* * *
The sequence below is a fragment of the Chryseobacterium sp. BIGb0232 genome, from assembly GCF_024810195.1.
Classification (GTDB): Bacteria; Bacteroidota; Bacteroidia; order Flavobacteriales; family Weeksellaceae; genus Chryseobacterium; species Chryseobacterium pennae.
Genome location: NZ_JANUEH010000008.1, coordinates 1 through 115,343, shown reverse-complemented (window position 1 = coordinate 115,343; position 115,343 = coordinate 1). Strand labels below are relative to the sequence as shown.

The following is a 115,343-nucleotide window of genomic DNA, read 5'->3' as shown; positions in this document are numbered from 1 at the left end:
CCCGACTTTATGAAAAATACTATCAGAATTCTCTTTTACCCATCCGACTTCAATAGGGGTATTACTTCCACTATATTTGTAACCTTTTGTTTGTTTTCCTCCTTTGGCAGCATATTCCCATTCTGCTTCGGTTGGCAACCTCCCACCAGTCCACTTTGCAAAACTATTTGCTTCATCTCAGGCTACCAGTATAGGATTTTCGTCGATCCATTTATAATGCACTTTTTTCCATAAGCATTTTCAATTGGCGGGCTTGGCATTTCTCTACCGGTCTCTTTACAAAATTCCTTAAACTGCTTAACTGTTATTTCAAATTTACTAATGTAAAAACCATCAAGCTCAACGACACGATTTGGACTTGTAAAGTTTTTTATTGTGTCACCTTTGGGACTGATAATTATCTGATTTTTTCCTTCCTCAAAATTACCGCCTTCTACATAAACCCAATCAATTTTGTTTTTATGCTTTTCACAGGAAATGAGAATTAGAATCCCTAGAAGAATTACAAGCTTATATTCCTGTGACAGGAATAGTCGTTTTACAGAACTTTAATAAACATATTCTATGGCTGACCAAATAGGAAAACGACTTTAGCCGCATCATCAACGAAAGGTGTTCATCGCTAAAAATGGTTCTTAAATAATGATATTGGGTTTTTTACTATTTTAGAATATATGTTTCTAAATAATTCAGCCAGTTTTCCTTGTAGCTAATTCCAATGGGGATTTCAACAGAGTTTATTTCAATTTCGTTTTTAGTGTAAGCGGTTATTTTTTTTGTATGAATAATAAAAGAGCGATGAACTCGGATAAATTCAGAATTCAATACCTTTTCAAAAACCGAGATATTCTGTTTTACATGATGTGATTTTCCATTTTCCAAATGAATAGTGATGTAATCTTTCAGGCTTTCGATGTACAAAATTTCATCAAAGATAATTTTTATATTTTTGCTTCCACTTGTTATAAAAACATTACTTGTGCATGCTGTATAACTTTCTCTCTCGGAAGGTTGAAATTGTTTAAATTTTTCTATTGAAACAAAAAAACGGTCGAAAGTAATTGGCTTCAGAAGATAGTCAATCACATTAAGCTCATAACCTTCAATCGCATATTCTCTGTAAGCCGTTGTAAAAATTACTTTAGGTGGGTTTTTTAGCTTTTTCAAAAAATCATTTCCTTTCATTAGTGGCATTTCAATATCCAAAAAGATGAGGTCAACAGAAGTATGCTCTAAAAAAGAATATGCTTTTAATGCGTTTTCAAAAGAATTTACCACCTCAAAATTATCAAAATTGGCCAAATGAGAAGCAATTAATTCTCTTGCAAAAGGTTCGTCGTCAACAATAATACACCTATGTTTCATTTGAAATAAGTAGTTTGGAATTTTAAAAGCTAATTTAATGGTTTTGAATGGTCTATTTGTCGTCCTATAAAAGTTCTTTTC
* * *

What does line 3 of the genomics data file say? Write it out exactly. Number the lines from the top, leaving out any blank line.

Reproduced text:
Genome location: NZ_JANUEH010000008.1, coordinates 1 through 115,343, shown reverse-complemented (window position 1 = coordinate 115,343; position 115,343 = coordinate 1). Strand labels below are relative to the sequence as shown.